Polonius sends his servant Reynaldo to Paris to give Laertes some money and letters, but also to secretly check up on him. Polonius's instructions are so detailed and complicated that they are absurd.
Polonius is established here as a meddler; he instructs Reynaldo in using appearance to hide reality.
Ophelia enters, upset. She tells Polonius that Hamlet burst into her room and held her wrists, studying her face and sighing. Then he left without a word.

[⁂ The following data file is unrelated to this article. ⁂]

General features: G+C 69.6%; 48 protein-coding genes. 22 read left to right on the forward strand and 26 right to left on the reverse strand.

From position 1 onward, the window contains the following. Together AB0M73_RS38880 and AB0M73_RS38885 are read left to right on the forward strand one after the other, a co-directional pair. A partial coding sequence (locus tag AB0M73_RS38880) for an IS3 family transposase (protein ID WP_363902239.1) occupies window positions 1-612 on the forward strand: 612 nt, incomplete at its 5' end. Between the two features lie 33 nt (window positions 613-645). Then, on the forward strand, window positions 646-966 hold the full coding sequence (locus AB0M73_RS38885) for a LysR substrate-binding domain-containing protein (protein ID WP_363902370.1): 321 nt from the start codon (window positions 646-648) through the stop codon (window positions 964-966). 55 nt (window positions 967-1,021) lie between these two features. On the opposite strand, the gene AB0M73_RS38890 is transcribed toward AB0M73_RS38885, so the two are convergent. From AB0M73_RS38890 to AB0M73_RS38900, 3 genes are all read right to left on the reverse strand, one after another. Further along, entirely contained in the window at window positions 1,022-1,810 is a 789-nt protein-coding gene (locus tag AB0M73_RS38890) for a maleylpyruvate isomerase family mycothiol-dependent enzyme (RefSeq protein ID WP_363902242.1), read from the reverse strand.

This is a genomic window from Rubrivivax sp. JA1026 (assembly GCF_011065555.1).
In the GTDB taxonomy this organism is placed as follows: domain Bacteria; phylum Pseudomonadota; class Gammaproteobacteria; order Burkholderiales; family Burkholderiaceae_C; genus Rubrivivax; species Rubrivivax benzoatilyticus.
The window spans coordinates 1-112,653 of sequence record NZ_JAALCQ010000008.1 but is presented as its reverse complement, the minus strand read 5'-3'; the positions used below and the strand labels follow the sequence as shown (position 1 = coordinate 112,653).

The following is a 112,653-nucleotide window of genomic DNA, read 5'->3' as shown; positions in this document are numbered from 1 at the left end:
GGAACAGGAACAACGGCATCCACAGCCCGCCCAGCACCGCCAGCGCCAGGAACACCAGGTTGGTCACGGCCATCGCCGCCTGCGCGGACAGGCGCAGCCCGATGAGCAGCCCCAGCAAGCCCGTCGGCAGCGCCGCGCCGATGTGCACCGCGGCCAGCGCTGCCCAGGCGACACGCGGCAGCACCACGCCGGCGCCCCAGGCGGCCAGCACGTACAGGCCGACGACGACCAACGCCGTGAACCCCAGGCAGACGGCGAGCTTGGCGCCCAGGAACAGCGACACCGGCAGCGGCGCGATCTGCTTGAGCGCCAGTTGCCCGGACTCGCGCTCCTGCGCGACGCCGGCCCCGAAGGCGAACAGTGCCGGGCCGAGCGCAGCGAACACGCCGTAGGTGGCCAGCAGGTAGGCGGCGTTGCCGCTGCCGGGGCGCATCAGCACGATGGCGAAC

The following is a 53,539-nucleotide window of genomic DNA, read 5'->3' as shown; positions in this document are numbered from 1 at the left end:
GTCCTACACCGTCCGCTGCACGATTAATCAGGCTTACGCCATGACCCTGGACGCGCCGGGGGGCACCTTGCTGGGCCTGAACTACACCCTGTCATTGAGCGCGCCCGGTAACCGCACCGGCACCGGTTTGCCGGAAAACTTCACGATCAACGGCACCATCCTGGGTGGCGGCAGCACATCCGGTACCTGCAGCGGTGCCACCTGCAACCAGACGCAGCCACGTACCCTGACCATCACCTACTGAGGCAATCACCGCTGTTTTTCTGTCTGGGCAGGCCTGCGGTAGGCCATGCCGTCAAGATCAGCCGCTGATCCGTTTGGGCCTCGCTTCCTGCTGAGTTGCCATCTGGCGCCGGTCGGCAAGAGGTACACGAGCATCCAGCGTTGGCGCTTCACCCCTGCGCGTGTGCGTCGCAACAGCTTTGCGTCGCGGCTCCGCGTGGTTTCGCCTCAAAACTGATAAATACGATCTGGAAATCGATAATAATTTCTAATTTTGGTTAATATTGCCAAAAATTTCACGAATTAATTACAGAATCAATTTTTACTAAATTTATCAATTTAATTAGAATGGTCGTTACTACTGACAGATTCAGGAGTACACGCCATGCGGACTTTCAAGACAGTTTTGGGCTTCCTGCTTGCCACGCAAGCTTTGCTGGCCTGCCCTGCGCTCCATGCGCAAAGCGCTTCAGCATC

Is Hamlet pretending, or is he actually mad? The answer isn't clear.
Polonius concludes that Hamlet has gone mad with love because, on Polonius's orders, Ophelia stopped speaking with him.
Polonius decides Hamlet really did love Ophelia after all, but does not apologize to his daughter.